While they lived there, they worked in nearby Carrick-on-Shannon, where they both had studios. Then, in 2008, just before the downturn really kicked in, they decided they had plenty of room for a studio next to their home, as their house was on two-thirds of an acre. So they decided to build one adjoining the schoolhouse.
"We knew we wanted an architect involved," Linda says. "When you work in a creative industry, you appreciate the skills and the knowledge that other creative people have."
And so they got Wicklow-based architect Ronan Rose Roberts on board. "We gave him a brief: that we're very much into modernism; that we wanted a functional space, which would function as a workspace; and also that it would be flexible enough that if we wanted to change the space, that would be possible to do," Linda explains.
"He very quickly picked up what we wanted. He designed a two-storey extension with workspace and office on the ground floor, a master bedroom en suite, and a good bathroom on the upper floor. After years of living in flats, I wanted a decent shower. A lot of money went into the shower - and it's worth it," Linda laughs.
The couple and the architect agreed that the original schoolhouse should continue to look as it always did, and then the extension would be a complete contrast.
It looks like a black timber box recessed off the front of the house, and is very discreet.
"I don't know why people in the country don't use black more; it really merges into the landscape," notes Linda. "Despite the contemporary design of the structure of the extension, it blends really well with the greenery and the natural environment."
When their daughter, Ruby, arrived six years ago, they decided to move the studio into the garden; they got a shipping container and created what Linda calls a 'dirty workspace' there, converting the studio into a living room.
"The living room opens right onto to the garden; I think it's lovely and cosy, with underfloor heating," she says.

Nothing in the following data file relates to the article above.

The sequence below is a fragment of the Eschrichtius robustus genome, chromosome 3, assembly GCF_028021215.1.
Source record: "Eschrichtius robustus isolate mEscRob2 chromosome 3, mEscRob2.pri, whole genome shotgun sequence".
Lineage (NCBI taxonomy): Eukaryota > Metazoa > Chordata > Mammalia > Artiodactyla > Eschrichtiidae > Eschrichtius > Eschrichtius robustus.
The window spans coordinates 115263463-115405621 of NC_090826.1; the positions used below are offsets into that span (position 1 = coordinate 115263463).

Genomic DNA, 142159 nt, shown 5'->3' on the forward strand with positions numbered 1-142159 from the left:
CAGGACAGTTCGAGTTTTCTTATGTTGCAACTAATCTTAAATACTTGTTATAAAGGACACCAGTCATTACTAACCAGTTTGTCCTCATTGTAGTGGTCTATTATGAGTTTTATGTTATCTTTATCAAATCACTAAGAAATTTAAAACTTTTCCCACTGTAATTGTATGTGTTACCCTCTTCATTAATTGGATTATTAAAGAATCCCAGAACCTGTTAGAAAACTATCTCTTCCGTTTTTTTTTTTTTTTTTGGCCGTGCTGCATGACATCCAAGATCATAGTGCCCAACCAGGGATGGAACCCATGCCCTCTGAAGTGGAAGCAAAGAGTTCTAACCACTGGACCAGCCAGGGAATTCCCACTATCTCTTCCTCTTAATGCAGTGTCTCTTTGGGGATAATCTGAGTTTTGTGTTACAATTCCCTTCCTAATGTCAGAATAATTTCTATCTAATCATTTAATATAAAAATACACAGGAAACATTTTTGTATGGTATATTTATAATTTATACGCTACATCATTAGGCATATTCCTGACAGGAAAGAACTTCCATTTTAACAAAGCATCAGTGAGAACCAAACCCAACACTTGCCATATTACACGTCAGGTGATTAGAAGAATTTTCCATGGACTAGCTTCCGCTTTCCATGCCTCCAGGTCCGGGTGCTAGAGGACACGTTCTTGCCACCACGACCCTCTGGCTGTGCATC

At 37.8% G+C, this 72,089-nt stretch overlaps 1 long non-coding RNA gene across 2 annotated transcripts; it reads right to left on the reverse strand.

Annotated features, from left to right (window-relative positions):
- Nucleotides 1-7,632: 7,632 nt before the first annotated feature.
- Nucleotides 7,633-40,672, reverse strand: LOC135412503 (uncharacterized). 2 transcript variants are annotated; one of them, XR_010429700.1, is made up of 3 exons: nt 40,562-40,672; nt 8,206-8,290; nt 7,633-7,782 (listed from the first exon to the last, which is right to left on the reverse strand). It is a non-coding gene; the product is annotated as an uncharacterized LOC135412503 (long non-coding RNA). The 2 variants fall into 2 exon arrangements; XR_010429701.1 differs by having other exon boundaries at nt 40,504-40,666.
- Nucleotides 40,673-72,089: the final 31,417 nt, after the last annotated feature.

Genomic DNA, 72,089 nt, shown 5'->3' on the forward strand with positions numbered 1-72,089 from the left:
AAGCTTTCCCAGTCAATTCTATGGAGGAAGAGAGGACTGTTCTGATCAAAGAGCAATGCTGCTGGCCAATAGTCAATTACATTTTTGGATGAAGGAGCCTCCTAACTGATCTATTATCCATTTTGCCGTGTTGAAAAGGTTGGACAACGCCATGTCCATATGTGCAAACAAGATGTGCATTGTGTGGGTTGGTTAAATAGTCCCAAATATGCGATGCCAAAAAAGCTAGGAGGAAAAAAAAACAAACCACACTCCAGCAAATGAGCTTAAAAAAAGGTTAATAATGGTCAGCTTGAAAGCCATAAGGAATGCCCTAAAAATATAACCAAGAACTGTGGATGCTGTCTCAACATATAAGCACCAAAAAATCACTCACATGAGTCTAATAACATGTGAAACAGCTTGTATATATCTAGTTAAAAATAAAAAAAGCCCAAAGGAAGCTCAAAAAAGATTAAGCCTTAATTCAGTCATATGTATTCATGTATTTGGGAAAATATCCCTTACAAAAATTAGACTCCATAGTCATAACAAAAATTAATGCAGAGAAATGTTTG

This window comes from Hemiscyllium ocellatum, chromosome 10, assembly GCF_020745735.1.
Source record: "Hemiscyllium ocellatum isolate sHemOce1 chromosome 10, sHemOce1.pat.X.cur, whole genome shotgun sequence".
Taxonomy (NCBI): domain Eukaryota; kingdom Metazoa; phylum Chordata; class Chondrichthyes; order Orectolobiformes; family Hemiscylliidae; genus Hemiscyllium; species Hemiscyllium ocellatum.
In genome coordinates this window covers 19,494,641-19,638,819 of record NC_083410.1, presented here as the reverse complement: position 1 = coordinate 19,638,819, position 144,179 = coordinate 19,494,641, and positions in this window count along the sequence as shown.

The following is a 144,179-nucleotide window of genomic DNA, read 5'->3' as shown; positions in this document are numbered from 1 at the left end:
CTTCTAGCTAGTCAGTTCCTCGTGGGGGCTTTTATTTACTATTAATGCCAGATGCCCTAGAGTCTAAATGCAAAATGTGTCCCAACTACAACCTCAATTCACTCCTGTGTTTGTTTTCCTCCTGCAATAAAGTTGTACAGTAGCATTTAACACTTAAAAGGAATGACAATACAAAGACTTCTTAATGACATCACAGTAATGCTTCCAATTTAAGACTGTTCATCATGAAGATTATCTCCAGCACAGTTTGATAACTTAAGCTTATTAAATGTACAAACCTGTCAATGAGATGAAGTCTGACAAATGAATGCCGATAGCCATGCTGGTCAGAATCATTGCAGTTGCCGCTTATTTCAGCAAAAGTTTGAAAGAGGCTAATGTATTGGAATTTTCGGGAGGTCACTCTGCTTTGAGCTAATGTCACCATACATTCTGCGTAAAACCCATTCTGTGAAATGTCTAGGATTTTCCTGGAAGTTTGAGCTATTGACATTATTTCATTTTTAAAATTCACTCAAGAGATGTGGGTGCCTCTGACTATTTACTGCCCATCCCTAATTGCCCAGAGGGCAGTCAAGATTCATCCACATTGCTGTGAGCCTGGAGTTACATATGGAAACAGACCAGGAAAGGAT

The whole home now comprises two quite distinct areas. In the original house, they have the kitchen/dining room and two bedrooms, and decor wise, they have kept it traditional, with reclaimed parquet floors, and old fireplaces - although the kitchen has white Ikea units, with elements of stainless steel.
In the extension, there's the en suite bedroom; the open-plan living room with polished-concrete floors; and a really modern bathroom.
Not surprisingly, the element that unites the two is art. Linda has hung some lovely artworks in both sections of the house; some of the work is her own and other pieces are the paintings of the artists she has met and worked with since she became a curator.
Linda and Padraig separated nearly two years ago, and because she is working a lot in Dublin and other parts of the country, she decided to try Airbnb for letting out her house. It's been a big success for her.
"Boyle may not be the obvious choice for a holiday, but you know what, it's a lovely, unspoilt, quiet town, half an hour from the surfing beaches of Sligo. It's an ideal base for touring the north-west," Linda explains, adding, "the guests who've come really appreciate all that. They've all been so nice.
"And the lovely thing is, they've all been very respectful of the house and they are so warm about it and generous in their comments about it," she says. "It's really renewed my love of the house."
What's not to love?
Edited by Mary O'Sullivan
Photography by Tony Gavin
To see Linda's house on Airbnb, see airbnb.ie/rooms/17215430
Sunday Indo Life Magazine